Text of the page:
Baghdad Central Channel 4’s adaption of Elliott Colla’s hit novel about the aftermath of the invasion of Iraq in 2003. We were the military advisers for the production as well as providing a few teams of highly trained performers to play various military roles.
There are a load of ongoing projects that we can’t talk about due to strict NDAs, which include two massive computer games which we are very excited about.
As well as these high-profile projects, you have also offered services to short films which inevitably have much fewer resources (i.e. budget). Can you tell us about some of the work you’ve done on shorts and if you still encourage short filmmakers to get in touch regarding their productions?
Short films and low budget features are hugely important as they are the training ground for British cinema and the crews of tomorrow, but they rarely make any money and so aren’t normally financially viable. In an industry that’s a clash between art and business, low budget projects usually struggle to scrape together a big enough budget to afford our usual services.
We are committed to trying to help those kinds of productions as we feel it’s important to support the underdogs. If we have the time and the capacity, we’ll always try and help out where we can. We can usually give advice or help with script questions and dialogue tweaks pro bono. If we can suggest shortcuts or tweaks to reduce cost then we will do. With that in mind, despite our successes, we are still a relatively new company and so we have to concentrate on the big jobs first, but if we have time spare we would be more than happy to help out.
When joining a production that’s potentially already in full flow, what are some of the challenges you face when coming on board to deliver your side of the production? Basically, how can productions make your job easier?
It’s always easier being brought onto a project as early as possible. As a military adviser, it’s often difficult on the day to try and get things as accurate as possible when it is too late to make any large changes. Often you’ll find the tiniest detail that is out of place is the start of a massive thread that you cannot afford to pull on!
Whilst the story always must come first, where we can we like to get the details as spot on as possible. We want military personnel to be able to watch the productions we have been involved in, and not get wrenched out of it when they something out of place. Usually these problems can be sorted much earlier on in the process. One of the facts of filmmaking is that you never get the time or the budget to do everything you want to do. You have to prioritise where you can so that you get the production the biggest bang for their buck.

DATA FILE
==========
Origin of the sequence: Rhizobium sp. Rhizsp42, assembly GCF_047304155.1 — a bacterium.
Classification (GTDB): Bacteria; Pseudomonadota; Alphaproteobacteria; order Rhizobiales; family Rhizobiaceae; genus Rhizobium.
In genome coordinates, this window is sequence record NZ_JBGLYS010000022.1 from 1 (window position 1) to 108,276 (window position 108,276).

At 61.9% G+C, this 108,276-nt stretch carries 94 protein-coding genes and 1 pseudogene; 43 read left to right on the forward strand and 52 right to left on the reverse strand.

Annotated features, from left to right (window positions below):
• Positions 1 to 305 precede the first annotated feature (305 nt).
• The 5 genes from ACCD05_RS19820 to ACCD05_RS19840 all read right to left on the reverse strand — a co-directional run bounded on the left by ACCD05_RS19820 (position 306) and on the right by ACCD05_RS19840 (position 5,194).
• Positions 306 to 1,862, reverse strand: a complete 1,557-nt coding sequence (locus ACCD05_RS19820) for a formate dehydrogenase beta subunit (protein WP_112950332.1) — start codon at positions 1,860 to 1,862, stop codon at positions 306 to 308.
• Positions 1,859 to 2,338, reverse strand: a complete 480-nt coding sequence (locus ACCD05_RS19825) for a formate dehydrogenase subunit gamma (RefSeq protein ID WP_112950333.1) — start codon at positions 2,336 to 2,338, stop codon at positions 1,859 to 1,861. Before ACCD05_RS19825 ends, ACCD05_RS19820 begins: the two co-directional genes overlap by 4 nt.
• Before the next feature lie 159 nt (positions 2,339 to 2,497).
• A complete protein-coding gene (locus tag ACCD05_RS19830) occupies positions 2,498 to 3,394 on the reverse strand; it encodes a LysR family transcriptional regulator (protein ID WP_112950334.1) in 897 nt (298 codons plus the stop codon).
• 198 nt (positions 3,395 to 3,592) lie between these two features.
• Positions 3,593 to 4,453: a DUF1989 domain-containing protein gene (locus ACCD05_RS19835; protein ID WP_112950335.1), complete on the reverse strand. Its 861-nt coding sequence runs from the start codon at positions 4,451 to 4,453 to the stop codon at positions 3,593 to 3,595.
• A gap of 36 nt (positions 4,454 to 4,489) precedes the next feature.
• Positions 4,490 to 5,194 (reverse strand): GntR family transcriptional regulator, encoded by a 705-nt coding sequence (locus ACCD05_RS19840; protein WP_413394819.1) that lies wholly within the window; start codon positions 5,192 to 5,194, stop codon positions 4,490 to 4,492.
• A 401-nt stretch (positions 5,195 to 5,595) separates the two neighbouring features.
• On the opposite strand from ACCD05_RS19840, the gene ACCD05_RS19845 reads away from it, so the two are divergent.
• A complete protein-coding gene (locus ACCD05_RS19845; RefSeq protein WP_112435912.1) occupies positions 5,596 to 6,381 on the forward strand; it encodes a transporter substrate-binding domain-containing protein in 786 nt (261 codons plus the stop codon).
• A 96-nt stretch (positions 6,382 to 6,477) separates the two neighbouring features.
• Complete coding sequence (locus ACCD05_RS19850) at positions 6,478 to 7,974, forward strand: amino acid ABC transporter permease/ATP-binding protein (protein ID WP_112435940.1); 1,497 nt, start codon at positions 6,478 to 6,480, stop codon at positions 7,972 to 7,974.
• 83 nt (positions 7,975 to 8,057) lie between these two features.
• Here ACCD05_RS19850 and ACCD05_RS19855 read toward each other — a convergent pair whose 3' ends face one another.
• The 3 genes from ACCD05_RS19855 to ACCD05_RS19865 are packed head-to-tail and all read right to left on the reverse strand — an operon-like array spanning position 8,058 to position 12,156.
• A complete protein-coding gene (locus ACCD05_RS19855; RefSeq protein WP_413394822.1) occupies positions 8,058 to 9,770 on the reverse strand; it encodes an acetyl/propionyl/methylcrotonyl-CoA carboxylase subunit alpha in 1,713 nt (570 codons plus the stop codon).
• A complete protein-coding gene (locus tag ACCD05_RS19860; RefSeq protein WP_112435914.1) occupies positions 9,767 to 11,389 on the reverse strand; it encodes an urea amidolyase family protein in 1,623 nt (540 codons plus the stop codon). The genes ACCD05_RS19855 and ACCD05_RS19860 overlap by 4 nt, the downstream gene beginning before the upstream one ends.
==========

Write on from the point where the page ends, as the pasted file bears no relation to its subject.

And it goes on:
I think it’s actually more of a question of what can we do to make the production’s job easier. By providing all of the services that we do, linked-together, we make everything smoother and more efficient, saving time and money which are both vital. Providing trained performers is one of the biggest time savers in our opinion. There’s no need for training or extensively rehearsals, they just get on with it!
With the various services you offer, how much lead time do you need, as a team or with the actors, before arriving on set?
It entirely depends on what we are being asked to do. When it comes to effective weapons training with cast, we really need a few days, not a few hours. You cannot teach someone from scratch how to use a firearm properly in under a day. Often this is something that is overlooked. Marching and military drill takes a similar amount of time.
If it is something relatively simple, like providing weapons or equipment, and we already have the required kit, then we can do that with around 24hrs notice.
We were asked recently to go to one of the major theatres in London. Their gun had failed to fire during the matinee, and they needed it working for the evening performance in a few hours! More warning is always better, but we have pulled some remarkable things out the bag in very little time. The craziest was probably organising a squadron of Spitfires on an airfield for a big TV show. We had about 5 days warning to find them, but we managed to pull it off.
For you personally, what has been the most rewarding project from a work point of view that you have been involved with so far and why?
That’s a difficult one. Everything is rewarding in different ways. The Capture was great, because Callum absolutely nailed his character. I think it’s the most believable portrayal of a soldier on screen. The TV show with the Spitfires was incredible! Any day that you get to work with real flying WW2 fighter aircraft is a huge bonus. The noise they make is fantastic.